On the private lands front, NRCS has continued to sign on landowners under the Sage Grouse Initiative, with more than 1,200 participating so far. The Initiative has cleared 457,000 acres of encroaching juniper to open up sagebrush habitat, protected more than 400,000 acres from development, improved rangeland and grazing practices that benefit both grouse and livestock on nearly 2.8 million acres, and marked nearly 630 miles of fences to help grouse avoid collisions with deadly wires.

While hunting has never been identified as a major threat to sage grouse, sportsmen sacrificed opportunity in most states either with outright closures or curtailed seasons and smaller bag limits. But we also contributed to the solution with hundreds of millions dollars from hunting licenses, fees, and Pittman-Robertson funding dedicated by the states to sage grouse research and conservation.

Don’t Mess With Success

But not everyone agrees with all of the conservation efforts that are planned or ongoing. The strength of the federal land-use plans has been called into question in no less than six pending lawsuits in which the plans are being called either too onerous or not rigorous enough.

Unfortunately, some in Congress continue to meddle with success by trying to force the federal agencies to use only state-developed plans. The problem is that some state plans cannot stand alone to address the threats to sage grouse, and many are based on voluntary efforts with weak assurances they will be fully implemented. Lawmakers who would rather see state plans adopted across the bird’s range are attaching legislation to the only things moving through Congress—our national defense spending bill and other appropriations bills that keep the government funded.

There should be no language in any future legislation that seeks to delay, defund, or otherwise undo the federal sage grouse conservation plans on millions of acres of America’s public lands, and 105 business leaders agree. These retailers, outfitters, and gear manufacturers, who rely on sportsmen having access to quality fish and wildlife habitat, are urging lawmakers to let sage grouse conservation happen. Read the letter here.

The True Test of Conservation

It’s still far too early to claim victory for sage grouse, and quite honestly, I think we dodged the proverbial bullet. Without rain over the past three years, we may have seen a different scenario play out last fall. The documented increases in bird numbers only reflect a short-term uptick; the long-term trend is still one of gradual decline.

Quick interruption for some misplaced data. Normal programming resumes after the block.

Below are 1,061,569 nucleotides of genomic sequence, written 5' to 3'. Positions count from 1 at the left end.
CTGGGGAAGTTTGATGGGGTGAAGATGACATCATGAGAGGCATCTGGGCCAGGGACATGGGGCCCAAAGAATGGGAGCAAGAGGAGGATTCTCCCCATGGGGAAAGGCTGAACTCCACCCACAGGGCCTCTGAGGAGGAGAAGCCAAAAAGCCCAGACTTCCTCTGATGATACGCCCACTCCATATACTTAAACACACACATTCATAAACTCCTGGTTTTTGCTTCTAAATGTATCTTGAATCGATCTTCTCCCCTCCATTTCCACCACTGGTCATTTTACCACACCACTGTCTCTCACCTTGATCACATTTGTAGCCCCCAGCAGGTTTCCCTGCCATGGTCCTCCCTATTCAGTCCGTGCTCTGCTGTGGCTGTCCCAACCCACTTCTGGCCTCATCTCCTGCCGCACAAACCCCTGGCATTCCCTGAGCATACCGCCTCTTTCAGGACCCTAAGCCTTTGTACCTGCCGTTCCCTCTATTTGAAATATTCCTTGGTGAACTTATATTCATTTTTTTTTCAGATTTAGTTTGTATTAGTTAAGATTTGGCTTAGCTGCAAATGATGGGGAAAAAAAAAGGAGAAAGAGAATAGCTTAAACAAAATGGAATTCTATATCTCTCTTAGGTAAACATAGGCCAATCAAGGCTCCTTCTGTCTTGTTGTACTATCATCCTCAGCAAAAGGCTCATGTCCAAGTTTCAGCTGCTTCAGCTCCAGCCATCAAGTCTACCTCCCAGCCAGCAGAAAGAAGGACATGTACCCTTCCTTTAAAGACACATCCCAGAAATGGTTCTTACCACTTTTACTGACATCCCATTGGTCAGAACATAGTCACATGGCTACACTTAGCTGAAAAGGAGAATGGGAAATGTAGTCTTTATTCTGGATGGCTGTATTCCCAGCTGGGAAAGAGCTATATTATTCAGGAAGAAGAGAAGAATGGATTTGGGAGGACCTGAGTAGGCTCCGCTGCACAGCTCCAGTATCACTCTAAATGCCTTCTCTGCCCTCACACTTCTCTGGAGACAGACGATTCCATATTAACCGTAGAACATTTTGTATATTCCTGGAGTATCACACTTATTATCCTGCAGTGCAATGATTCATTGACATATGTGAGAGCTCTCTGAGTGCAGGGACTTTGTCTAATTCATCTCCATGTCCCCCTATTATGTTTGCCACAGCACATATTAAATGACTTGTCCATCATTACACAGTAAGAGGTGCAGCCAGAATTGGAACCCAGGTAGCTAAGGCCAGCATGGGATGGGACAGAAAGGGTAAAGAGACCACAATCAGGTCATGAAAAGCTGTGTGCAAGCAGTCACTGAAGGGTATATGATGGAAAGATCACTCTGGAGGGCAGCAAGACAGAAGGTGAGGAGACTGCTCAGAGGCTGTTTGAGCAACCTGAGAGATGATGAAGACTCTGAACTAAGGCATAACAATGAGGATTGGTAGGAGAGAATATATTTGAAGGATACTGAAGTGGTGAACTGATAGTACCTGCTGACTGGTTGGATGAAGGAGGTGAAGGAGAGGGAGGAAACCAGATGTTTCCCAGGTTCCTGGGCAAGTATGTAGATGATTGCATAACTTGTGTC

The true test of conservation is yet to come.

If oil prices perhaps break $60 per barrel or if we experience another drought in sagebrush country, then we’ll get to see how well the conservation plans really work. All game bird populations go through cycles, and sage grouse numbers will always fluctuate. But what we do next will determine if the species can emerge from particularly tough times.

The Next Chapter

As for my sage grouse hunt last weekend, the story ends like this: I saw exactly where the covey put down, and soon afterward my dogs and I were on the birds. Once again, I heard the telltale sound of flapping wings, and two shots later we had finished our quest for the iconic bird of the West.

How will the story end for sage grouse across their range? That chapter is still being written.

We must stay on track with implementing the conservation plans—all of them—that were so crucial to the not-warranted decision made one year ago. And we must be wary of political meddling. Congress should ensure that there is adequate funding to implement conservation plans and support the states and private landowners. A new presidential administration will take over soon, and no matter who wins, they too must stay the course for sagebrush conservation.

We have little time to spare, as drought will once again hit the American West, as it always has, and pressures to extract resources from the land will continue to compete with our conservation goals.

Sure, as sportsmen, we want to continue to have opportunities to pursue these birds, trek through brushy landscapes with our dogs, and hear the flush of flapping wings. But, as Americans, we should be proud of a collaborative process that’s working—one that represents our scientists, land managers, private landowners, elected officials, and businesses working together—and see it through to a happy ending for the sagebrush sea.